A Lot or a Little?
What you will—and won't—find in this TV show.
Ultmately, the message is positive: Addicts and their families can break their destructive cycles. But the program also shows how incredibly difficult it is -- though no show could accurately document the life-long journey that addiction recovery really is.
Positive Role Models
While the addicts in the throes of their addiction are not good role models, the fact that they do step up and try to beat their addictions shows them trying to make good choices. Parents try to help their kids, and the host is a successfully recovered addict who is now trying to help others (and make some money as a reality TV host...).
Violence & Scariness
Scenes of family fights involving yelling; addicts are shown falling down, etc. and using drugs that clearly are affecting their health.
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Sex, Romance & Nudity
Some talk about sexual behavior and prostitution.
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Lots of bleeped language, including "f--k" and "s--t."
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Drinking, Drugs & Smoking
The show is about drug and alcohol abuse and we see the addicts drinking and shooting up, with close-ups on their faces while high, etc.
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Parents Need to Know
Parents need to know that this show is extremely raw, and shows addicts getting drunk and high in close-up detail. Viewers see needles inserted into arms, copious amounts of alcohol consumed, and tricks addicts use to acquire drugs and alcohol (like unscrewing a locked refrigerator door). There's also a lot of anger flying around within the families of addicts. Warnings appear at each commercial break about the graphic nature of the show.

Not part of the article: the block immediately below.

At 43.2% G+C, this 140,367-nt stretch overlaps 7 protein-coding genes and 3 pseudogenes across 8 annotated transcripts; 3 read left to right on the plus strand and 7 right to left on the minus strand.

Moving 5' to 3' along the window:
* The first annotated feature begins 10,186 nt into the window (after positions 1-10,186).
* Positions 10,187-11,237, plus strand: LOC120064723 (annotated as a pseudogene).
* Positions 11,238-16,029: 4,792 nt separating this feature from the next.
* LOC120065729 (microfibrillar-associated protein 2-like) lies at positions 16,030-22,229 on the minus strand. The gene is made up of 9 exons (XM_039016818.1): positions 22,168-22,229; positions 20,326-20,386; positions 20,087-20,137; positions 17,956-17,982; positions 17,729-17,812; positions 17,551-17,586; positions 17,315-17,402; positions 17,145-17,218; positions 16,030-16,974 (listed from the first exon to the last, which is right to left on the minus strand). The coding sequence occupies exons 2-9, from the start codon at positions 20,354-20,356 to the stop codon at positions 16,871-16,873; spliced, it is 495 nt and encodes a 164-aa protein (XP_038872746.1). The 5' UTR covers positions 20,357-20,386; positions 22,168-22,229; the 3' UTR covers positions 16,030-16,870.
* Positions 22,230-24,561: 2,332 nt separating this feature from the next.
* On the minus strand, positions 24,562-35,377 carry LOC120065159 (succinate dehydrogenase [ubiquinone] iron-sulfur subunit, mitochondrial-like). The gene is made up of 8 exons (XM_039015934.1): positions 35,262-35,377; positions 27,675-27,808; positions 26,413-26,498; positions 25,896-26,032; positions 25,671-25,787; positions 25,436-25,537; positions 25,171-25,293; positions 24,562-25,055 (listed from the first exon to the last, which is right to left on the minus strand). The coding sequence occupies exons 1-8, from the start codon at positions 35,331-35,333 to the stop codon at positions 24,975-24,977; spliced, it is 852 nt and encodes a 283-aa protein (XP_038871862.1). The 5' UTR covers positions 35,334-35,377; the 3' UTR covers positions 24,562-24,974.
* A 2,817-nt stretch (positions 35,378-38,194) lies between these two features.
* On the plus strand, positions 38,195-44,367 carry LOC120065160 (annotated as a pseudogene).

Is It Any Good?
It's hard to say if it's the simple rawness of the show that is off-putting or the fact that there are so many other similar shows out there. If anything, one feels de-sensitized to the pain of the addict and the families. Sure, it's sad, but it doesn't hit home. For viewers with addiction in their families, the show could serve as a reminder of the pain and consequences of an addict's behavior and possibly encourage addicts to get help. That said, there is some simplification of the recovery process, as one would expect in a reality television show.
The execution is competent and the storytelling interesting, if voyeuristic. Viewers can judge for themselves if they think the addicts featured on the show are competent enough to make the decision to air their troubles on reality television -- a decision that will live on in perpetuity.
Did we miss something on diversity?
Research shows a connection between kids' healthy self-esteem and positive portrayals in media. That's why we've added a new "Diverse Representations" section to our reviews that will be rolling out on an ongoing basis. You can help us help kids by suggesting a diversity update.